A pulse oximeter is a painless and reliable way for clinicians to measure a person's blood oxygen levels.
When you breathe, oxygen enters your lungs, passes through thin membranes and enters your blood stream — where it's then picked up by red blood cells and carried around the body to various organs.
A pulse oximeter is a tiny device that usually slides over your fingertip or clips on your ear lobe and uses infrared light refraction to measure how well oxygen is binding to your red blood cells. Oximeters report blood oxygen levels via an oxygen saturation measurement called peripheral capillary oxygen saturation, or SpO2
Dr. Connolly: If a person has a mild case of COVID-19 and is self-treating at home, an oximeter can be a helpful tool for checking oxygen levels so that low oxygen levels can be caught early. In general, the people who are theoretically more at risk for oxygen issues are those with pre-existing lung disease, heart disease and/or obesity, as well as active smokers.
In addition, since "happy hypoxia" can be present in people who might otherwise be regarded as asymptomatic, a pulse oximeter can help ensure that this clinically silent early warning sign is not missed.
If you have tested positive for COVID-19 and are concerned about any developing symptoms, check immediately with your health care provider. From a lung health standpoint, aside from the objective pulse oximeter measurements, I suggest to my patients that if they're having any labored breathing, severe chest pain, uncontrollable coughing or dusky lips or fingers, it's time to go to the ER.
For a person with COVID-19, when do oximeter measurements become concerning?
Dr. Connolly: There is not one, universal SpO2 number indicating that a person's oxygen levels are healthy and ideal.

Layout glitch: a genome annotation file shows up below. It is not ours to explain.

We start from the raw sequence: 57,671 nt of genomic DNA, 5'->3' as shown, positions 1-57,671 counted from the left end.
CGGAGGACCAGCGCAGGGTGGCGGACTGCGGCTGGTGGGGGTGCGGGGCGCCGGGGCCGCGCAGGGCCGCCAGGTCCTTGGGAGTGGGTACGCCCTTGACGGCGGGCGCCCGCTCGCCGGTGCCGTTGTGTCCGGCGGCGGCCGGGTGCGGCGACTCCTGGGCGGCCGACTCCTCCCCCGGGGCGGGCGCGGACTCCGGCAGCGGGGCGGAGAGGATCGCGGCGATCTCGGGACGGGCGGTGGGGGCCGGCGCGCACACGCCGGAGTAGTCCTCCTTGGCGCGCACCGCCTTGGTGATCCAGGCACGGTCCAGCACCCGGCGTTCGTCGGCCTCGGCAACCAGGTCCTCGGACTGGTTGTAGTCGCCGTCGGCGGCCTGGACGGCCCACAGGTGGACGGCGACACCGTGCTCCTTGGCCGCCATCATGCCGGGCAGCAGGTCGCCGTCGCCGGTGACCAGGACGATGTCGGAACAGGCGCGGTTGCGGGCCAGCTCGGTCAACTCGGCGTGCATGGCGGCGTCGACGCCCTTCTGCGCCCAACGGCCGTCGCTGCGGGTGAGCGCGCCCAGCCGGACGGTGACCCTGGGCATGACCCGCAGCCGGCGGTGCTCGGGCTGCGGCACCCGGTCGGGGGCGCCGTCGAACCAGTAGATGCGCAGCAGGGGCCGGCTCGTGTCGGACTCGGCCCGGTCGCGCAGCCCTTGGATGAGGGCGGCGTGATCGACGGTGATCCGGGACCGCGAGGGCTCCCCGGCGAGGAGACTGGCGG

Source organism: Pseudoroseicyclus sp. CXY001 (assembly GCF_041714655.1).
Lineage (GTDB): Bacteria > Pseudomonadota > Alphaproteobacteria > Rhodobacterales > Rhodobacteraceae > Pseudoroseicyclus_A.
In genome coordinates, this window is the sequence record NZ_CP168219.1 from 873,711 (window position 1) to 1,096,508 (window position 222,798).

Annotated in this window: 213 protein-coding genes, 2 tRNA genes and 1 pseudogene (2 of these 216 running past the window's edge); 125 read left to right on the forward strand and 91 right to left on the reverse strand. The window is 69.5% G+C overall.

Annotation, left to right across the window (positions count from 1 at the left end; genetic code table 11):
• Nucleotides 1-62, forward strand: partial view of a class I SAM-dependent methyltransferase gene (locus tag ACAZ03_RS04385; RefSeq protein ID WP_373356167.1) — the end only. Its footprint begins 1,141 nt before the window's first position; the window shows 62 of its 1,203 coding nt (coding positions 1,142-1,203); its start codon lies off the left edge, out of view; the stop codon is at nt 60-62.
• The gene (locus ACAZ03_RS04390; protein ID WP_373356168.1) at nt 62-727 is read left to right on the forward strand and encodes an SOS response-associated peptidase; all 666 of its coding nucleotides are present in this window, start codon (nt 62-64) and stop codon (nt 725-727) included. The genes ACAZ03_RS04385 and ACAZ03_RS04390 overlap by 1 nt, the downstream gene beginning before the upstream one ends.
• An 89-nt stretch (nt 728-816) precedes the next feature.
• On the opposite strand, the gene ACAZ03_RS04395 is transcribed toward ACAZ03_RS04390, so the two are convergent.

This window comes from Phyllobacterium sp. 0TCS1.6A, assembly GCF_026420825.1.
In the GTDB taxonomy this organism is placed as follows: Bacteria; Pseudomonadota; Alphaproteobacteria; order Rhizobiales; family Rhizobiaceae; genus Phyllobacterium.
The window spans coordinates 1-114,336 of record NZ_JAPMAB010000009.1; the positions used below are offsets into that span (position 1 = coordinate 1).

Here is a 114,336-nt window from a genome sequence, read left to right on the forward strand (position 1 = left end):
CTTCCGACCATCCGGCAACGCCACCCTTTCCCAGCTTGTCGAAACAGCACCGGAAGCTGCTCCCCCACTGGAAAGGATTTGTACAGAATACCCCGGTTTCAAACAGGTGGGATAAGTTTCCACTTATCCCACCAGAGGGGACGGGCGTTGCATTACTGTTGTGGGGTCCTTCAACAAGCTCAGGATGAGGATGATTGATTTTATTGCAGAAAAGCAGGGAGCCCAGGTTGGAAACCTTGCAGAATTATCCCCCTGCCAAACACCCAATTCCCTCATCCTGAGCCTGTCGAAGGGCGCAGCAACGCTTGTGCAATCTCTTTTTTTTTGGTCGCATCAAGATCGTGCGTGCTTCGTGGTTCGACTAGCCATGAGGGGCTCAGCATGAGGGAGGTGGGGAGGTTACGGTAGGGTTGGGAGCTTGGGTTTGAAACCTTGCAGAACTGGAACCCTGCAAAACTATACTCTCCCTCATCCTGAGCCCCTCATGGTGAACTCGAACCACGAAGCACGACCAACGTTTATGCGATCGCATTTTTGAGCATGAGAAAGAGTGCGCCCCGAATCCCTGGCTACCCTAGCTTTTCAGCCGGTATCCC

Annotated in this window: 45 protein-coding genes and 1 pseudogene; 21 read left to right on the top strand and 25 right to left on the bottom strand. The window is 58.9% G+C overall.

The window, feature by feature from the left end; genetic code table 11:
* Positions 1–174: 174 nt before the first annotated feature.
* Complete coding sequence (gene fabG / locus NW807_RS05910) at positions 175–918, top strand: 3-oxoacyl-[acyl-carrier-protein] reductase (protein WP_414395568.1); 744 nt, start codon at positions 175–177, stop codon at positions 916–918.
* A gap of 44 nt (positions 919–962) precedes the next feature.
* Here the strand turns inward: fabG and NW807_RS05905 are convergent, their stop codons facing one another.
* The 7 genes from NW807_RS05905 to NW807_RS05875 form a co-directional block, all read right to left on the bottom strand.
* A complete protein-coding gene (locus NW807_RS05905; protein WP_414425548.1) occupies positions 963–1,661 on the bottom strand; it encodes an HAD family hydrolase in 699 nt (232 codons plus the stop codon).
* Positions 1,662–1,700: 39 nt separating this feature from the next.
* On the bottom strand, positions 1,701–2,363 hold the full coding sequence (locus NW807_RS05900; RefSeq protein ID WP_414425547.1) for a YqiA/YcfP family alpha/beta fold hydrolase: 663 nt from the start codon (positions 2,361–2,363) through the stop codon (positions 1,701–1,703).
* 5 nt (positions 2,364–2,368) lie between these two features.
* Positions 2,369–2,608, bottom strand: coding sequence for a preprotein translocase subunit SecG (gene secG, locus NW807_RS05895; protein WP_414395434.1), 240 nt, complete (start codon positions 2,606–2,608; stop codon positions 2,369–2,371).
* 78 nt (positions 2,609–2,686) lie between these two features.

For an oximeter to be an effective tool, you'll first need to know your baseline SpO2, and keep in mind that your baseline reading can be impacted by pre-existing COPD, heart failure or obesity.
Next, it's important to know when a change in your SpO2 reading becomes significant. An SpO2 of 100% has effectively zero clinical difference to a 96% reading.
As a good rule of thumb, a person with COVID-19 monitoring his or her clinical status at home will want to ensure that the SpO2 reading stays consistently at or above 90 to 92%. If the number consistently drops below this threshold, timely medical evaluation is warranted.
What might make pulse oximeter readings less accurate?
Dr. Connolly: Pulse oximeters can have falsely low readings if a person has circulatory issues with poor blood flow to the extremities, such as very cold hands, intrinsic vascular disease or Raynaud's phenomenon. In addition, fake nails or certain darkly colored nail polish, such as black or blue, can distort the readings.
I always recommend that people measure at least one finger per hand to confirm the number